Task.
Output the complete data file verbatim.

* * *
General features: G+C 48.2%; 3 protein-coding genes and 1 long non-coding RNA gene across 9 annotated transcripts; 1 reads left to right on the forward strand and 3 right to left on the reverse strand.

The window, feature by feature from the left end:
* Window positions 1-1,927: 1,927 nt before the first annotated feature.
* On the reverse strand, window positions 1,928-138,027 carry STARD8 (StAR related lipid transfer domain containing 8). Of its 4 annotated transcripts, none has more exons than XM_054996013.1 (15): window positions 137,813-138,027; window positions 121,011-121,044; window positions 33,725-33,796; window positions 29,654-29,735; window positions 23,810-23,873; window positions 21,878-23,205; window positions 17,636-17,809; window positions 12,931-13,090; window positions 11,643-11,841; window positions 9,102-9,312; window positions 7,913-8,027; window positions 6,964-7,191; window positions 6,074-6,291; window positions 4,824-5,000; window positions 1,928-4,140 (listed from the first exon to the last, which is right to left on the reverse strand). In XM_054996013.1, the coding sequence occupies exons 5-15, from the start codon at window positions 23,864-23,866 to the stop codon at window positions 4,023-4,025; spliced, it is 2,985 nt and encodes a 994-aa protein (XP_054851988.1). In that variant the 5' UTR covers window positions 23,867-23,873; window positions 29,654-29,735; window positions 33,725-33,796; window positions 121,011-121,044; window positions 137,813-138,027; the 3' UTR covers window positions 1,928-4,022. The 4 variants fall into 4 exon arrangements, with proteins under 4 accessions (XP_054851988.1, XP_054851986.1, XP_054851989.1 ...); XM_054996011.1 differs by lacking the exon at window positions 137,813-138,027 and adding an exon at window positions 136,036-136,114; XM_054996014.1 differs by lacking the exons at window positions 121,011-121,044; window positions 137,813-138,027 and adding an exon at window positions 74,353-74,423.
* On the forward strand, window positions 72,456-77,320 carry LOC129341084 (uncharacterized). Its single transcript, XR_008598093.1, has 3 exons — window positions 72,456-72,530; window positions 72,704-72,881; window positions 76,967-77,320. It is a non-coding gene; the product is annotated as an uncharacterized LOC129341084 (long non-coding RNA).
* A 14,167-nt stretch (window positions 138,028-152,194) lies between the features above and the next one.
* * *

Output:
General features: G+C 48.2%; 3 protein-coding genes and 1 long non-coding RNA gene across 9 annotated transcripts; 1 reads left to right on the forward strand and 3 right to left on the reverse strand.

The window, feature by feature from the left end:
* Window positions 1-1,927: 1,927 nt before the first annotated feature.
* On the reverse strand, window positions 1,928-138,027 carry STARD8 (StAR related lipid transfer domain containing 8). Of its 4 annotated transcripts, none has more exons than XM_054996013.1 (15): window positions 137,813-138,027; window positions 121,011-121,044; window positions 33,725-33,796; window positions 29,654-29,735; window positions 23,810-23,873; window positions 21,878-23,205; window positions 17,636-17,809; window positions 12,931-13,090; window positions 11,643-11,841; window positions 9,102-9,312; window positions 7,913-8,027; window positions 6,964-7,191; window positions 6,074-6,291; window positions 4,824-5,000; window positions 1,928-4,140 (listed from the first exon to the last, which is right to left on the reverse strand). In XM_054996013.1, the coding sequence occupies exons 5-15, from the start codon at window positions 23,864-23,866 to the stop codon at window positions 4,023-4,025; spliced, it is 2,985 nt and encodes a 994-aa protein (XP_054851988.1). In that variant the 5' UTR covers window positions 23,867-23,873; window positions 29,654-29,735; window positions 33,725-33,796; window positions 121,011-121,044; window positions 137,813-138,027; the 3' UTR covers window positions 1,928-4,022. The 4 variants fall into 4 exon arrangements, with proteins under 4 accessions (XP_054851988.1, XP_054851986.1, XP_054851989.1 ...); XM_054996011.1 differs by lacking the exon at window positions 137,813-138,027 and adding an exon at window positions 136,036-136,114; XM_054996014.1 differs by lacking the exons at window positions 121,011-121,044; window positions 137,813-138,027 and adding an exon at window positions 74,353-74,423.
* On the forward strand, window positions 72,456-77,320 carry LOC129341084 (uncharacterized). Its single transcript, XR_008598093.1, has 3 exons — window positions 72,456-72,530; window positions 72,704-72,881; window positions 76,967-77,320. It is a non-coding gene; the product is annotated as an uncharacterized LOC129341084 (long non-coding RNA).
* A 14,167-nt stretch (window positions 138,028-152,194) lies between the features above and the next one.